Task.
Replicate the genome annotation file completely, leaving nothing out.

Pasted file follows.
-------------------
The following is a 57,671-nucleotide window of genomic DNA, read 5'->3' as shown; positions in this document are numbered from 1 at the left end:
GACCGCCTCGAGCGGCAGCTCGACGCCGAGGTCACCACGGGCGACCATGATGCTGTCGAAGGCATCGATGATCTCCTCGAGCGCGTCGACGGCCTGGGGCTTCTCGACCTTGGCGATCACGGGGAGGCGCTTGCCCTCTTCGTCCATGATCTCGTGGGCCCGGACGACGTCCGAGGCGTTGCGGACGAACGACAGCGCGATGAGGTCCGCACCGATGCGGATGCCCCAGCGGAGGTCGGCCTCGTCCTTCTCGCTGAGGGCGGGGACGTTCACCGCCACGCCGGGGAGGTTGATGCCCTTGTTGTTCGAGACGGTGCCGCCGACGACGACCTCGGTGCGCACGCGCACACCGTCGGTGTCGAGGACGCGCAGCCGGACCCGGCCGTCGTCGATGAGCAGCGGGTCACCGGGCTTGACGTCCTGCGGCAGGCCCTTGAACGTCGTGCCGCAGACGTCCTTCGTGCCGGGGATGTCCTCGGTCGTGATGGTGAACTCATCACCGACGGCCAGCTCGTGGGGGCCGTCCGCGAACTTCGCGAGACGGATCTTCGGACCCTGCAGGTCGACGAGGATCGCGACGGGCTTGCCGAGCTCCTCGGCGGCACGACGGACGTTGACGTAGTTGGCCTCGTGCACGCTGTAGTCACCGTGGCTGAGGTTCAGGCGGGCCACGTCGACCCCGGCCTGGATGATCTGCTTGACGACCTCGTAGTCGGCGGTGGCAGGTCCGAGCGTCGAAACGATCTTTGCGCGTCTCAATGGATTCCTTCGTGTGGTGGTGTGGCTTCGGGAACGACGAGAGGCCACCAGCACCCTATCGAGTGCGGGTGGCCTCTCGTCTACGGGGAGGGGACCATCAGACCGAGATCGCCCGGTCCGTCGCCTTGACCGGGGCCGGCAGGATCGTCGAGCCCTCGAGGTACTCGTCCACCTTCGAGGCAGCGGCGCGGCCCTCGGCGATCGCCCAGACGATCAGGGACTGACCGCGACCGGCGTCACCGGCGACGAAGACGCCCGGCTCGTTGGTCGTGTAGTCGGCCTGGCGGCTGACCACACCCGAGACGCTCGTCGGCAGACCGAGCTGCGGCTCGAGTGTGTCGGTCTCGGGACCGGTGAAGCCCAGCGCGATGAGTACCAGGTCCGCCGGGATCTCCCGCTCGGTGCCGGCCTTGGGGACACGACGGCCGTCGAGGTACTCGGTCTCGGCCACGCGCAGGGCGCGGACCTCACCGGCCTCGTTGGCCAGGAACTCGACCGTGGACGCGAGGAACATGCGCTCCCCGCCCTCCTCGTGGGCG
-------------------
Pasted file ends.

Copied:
The following is a 57,671-nucleotide window of genomic DNA, read 5'->3' as shown; positions in this document are numbered from 1 at the left end:
GACCGCCTCGAGCGGCAGCTCGACGCCGAGGTCACCACGGGCGACCATGATGCTGTCGAAGGCATCGATGATCTCCTCGAGCGCGTCGACGGCCTGGGGCTTCTCGACCTTGGCGATCACGGGGAGGCGCTTGCCCTCTTCGTCCATGATCTCGTGGGCCCGGACGACGTCCGAGGCGTTGCGGACGAACGACAGCGCGATGAGGTCCGCACCGATGCGGATGCCCCAGCGGAGGTCGGCCTCGTCCTTCTCGCTGAGGGCGGGGACGTTCACCGCCACGCCGGGGAGGTTGATGCCCTTGTTGTTCGAGACGGTGCCGCCGACGACGACCTCGGTGCGCACGCGCACACCGTCGGTGTCGAGGACGCGCAGCCGGACCCGGCCGTCGTCGATGAGCAGCGGGTCACCGGGCTTGACGTCCTGCGGCAGGCCCTTGAACGTCGTGCCGCAGACGTCCTTCGTGCCGGGGATGTCCTCGGTCGTGATGGTGAACTCATCACCGACGGCCAGCTCGTGGGGGCCGTCCGCGAACTTCGCGAGACGGATCTTCGGACCCTGCAGGTCGACGAGGATCGCGACGGGCTTGCCGAGCTCCTCGGCGGCACGACGGACGTTGACGTAGTTGGCCTCGTGCACGCTGTAGTCACCGTGGCTGAGGTTCAGGCGGGCCACGTCGACCCCGGCCTGGATGATCTGCTTGACGACCTCGTAGTCGGCGGTGGCAGGTCCGAGCGTCGAAACGATCTTTGCGCGTCTCAATGGATTCCTTCGTGTGGTGGTGTGGCTTCGGGAACGACGAGAGGCCACCAGCACCCTATCGAGTGCGGGTGGCCTCTCGTCTACGGGGAGGGGACCATCAGACCGAGATCGCCCGGTCCGTCGCCTTGACCGGGGCCGGCAGGATCGTCGAGCCCTCGAGGTACTCGTCCACCTTCGAGGCAGCGGCGCGGCCCTCGGCGATCGCCCAGACGATCAGGGACTGACCGCGACCGGCGTCACCGGCGACGAAGACGCCCGGCTCGTTGGTCGTGTAGTCGGCCTGGCGGCTGACCACACCCGAGACGCTCGTCGGCAGACCGAGCTGCGGCTCGAGTGTGTCGGTCTCGGGACCGGTGAAGCCCAGCGCGATGAGTACCAGGTCCGCCGGGATCTCCCGCTCGGTGCCGGCCTTGGGGACACGACGGCCGTCGAGGTACTCGGTCTCGGCCACGCGCAGGGCGCGGACCTCACCGGCCTCGTTGGCCAGGAACTCGACCGTGGACGCGAGGAACATGCGCTCCCCGCCCTCCTCGTGGGCG